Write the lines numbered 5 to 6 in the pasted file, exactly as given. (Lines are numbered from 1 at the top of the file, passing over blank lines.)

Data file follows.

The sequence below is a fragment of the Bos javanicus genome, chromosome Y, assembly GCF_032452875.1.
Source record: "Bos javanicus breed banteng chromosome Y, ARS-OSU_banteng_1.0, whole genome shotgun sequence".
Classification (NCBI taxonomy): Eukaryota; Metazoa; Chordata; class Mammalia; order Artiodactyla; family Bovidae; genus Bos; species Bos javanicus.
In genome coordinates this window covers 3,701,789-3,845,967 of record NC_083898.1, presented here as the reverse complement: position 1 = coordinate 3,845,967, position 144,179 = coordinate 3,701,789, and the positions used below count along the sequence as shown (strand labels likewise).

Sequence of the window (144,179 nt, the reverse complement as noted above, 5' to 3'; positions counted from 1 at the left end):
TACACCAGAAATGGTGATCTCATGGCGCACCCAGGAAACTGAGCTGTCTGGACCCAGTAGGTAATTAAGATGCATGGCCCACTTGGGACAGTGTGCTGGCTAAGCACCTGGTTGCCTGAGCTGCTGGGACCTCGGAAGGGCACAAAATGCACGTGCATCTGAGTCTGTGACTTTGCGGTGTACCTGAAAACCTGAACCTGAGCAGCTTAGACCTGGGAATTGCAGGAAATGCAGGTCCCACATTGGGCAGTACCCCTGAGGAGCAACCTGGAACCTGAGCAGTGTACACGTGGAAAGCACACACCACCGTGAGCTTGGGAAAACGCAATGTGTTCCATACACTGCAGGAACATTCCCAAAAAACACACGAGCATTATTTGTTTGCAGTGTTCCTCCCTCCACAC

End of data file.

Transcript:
Sequence of the window (144,179 nt, the reverse complement as noted above, 5' to 3'; positions counted from 1 at the left end):
TACACCAGAAATGGTGATCTCATGGCGCACCCAGGAAACTGAGCTGTCTGGACCCAGTAGGTAATTAAGATGCATGGCCCACTTGGGACAGTGTGCTGGCTAAGCACCTGGTTGCCTGAGCTGCTGGGACCTCGGAAGGGCACAAAATGCACGTGCATCTGAGTCTGTGACTTTGCGGTGTACCTGAAAACCTGAACCTGAGCAGCTTAGACCTGGGAATTGCAGGAAATGCAGGTCCCACATTGGGCAGTACCCCTGAGGAGCAACCTGGAACCTGAGCAGTGTACACGTGGAAAGCACACACCACCGTGAGCTTGGGAAAACGCAATGTGTTCCATACACTGCAGGAACATTCCCAAAAAACACACGAGCATTATTTGTTTGCAGTGTTCCTCCCTCCACAC